Commit 76abaeac authored by Felix Hilsky's avatar Felix Hilsky
Browse files

make clear what external results are

parent 259abf86
......@@ -41,10 +41,10 @@ Since we want to lift from $𝒬^{𝕊}M$ to $𝕊M$, we need to check if $P ⫶
\end{proof} % of lemma Projection as a covering map
We want to use the theorem about lifting of continuous map from algebraic topology from \autocite[Proposition 1.33][61]{q4-q23-algebraic-topology}): % page 70 in pdf
\begin{proposition}[Lifting of continuous maps] \label{thm:lifting_of_continuous_maps}
\begin{externalresult}[Lifting of continuous maps] \label{thm:lifting_of_continuous_maps}
Suppose given a connected covering space $p ⫶(\tilde X, \tilde x_0)(X, x_0)$ and a map $f⫶(Y, y_0)(X,x_0)$ with $Y$ path-connected and locally path-connected.
Then a lift $\tilde f ⫶ (Y, y_0)(\tilde X, \tilde x_0)$ of $f$ exists if and only if $f_* ⸨ π_1(Y, y_0) ⸩ ⊆ p_* ⸨ π_1(\tilde X, \tilde x_0)$.
\end{proposition} % end proposition Lifting of continuous maps
\end{externalresult} % end proposition Lifting of continuous maps
{ % notation explanation
The spaces in this theorem are \newTerm{pointed spaces}.
They are equipped with one distinguished point which is used to define the fundamental group $π_1$.
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......@@ -100,5 +100,8 @@
\DeclareRobustCommand{\todo}[1]{\textcolor{Blue}{\textbf{\footnotemark}}\footnotetext{\sethlcolor{SkyBlue}\hl{#1}}}
\DeclareRobustCommand{\ask}[1]{\textcolor{BrickRed}{\textbf{\footnotemark}}\footnotetext{\sethlcolor{Lavender}\hl{#1}}}
\theoremstyle{plain} % set theorem style back to normal for envs defined later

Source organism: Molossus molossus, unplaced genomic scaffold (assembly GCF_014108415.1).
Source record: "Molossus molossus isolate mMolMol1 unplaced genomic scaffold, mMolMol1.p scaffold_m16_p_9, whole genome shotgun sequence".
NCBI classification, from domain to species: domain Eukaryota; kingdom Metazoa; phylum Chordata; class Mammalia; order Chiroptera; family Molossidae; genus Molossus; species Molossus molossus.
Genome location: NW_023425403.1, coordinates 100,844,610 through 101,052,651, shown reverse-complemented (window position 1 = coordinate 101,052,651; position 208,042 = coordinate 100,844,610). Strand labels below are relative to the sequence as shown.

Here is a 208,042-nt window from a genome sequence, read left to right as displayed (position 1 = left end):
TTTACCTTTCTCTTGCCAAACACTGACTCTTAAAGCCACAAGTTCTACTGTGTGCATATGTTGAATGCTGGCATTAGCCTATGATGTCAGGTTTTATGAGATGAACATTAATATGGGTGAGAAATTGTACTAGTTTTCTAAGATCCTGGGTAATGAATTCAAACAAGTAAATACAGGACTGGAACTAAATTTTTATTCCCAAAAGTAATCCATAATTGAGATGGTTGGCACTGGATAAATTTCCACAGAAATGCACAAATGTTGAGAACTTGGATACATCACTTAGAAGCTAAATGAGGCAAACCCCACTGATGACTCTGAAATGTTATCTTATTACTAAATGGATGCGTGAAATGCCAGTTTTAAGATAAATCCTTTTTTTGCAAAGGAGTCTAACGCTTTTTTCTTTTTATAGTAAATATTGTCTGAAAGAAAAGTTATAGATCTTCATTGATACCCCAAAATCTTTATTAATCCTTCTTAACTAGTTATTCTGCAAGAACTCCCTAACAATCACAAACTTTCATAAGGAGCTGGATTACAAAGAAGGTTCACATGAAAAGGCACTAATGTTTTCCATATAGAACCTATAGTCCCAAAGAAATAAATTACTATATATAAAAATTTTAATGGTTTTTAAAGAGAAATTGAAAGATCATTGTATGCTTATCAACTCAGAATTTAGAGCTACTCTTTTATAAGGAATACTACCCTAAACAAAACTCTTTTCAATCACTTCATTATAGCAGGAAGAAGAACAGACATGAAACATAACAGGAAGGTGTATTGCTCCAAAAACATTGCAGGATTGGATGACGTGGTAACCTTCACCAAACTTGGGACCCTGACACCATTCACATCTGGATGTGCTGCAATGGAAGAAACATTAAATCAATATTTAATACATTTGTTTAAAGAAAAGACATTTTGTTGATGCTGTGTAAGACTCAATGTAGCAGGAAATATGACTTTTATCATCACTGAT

\newtheorem {externalresult}[theorem]{External result}
\hfuzz=3cm
\overfullrule=2cm % marks overfull lines with black box
......@@ -98,9 +98,9 @@ Therefore we will use two specialised density results for the simply-connected c
For continuous line fields we already know that orientability can be checked on loops generationg the fundamental group.
In order to use this for Sobolev line fields it is useful if we can approximate them with smooth maps.
\begin{proposition}[Density of smooth maps on 2-manifolds] \label{thm:density_of_smooth_maps_on_2_manifolds} (from \textcite[Proposition in section 4][267]{q4-q34-approximation} ) Let $M$ be a 2-dimensional compact manifold. Let $N$ be a compact manifold without boundary. Then $C^(M, N)$ is dense in $W^{1,2}(M, N)$.
\begin{externalresult}[Density of smooth maps on 2-manifolds] \label{thm:density_of_smooth_maps_on_2_manifolds} (from \textcite[Proposition in section 4][267]{q4-q34-approximation} ) Let $M$ be a 2-dimensional compact manifold. Let $N$ be a compact manifold without boundary. Then $C^(M, N)$ is dense in $W^{1,2}(M, N)$.
Note that the authors denote $W^{1,2}$ by $L^2_1$.\footnote{todo: after formatting?}
\end{proposition} % end proposition Density of smooth maps on 2-manifolds
\end{externalresult} % end proposition Density of smooth maps on 2-manifolds
\footnote{todo: proof that this also applies to my norm for vector fields}
As the authors show this is in general not true for higher dimensions of the domain $M$.
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......@@ -5,13 +5,13 @@
\docStart
\subsection{Orientability on simply-connected manifolds} \label{sec:sobolev_orientability_on_simply_connected_manifolds}
If $M$ is simply-connected we do not have density of smooth maps in the norm sense but in a weak sense.
\begin{theorem}[Sequentially Weak Density of Smooth Manifold Maps] \label{thm:sequentially_weak_density_of_smooth_manifold_maps}
\begin{externalresult}[Sequentially Weak Density of Smooth Manifold Maps] \label{thm:sequentially_weak_density_of_smooth_manifold_maps}
(\autocite[Theorem I][225]{q4-q33-density-of-manifold-to-manifold-maps})
Let $M$, $N$ be compact smooth manifolds with $M$ simply connected.
The Sobolev space $W^{1,2}(M, N)$ is defined as
$\setDef{f ∈ W^{1,2}(M, ℝ^d)}{f ∈ N \text{ \ae}}$ where $N$ is embedded isometrically into $^d$.
Then for $u ∈ W^{1,2}(M, N)$ there exists a sequence $(u^{(k)})_k$ with $u^{(k)} ∈ C^(M, N)$ for all $k ∈ ℕ$ so that $u^{(k)}$ converges weakly to $u$.
\end{theorem} % end theorem Sequentially Weak Density of Smooth Manifold Maps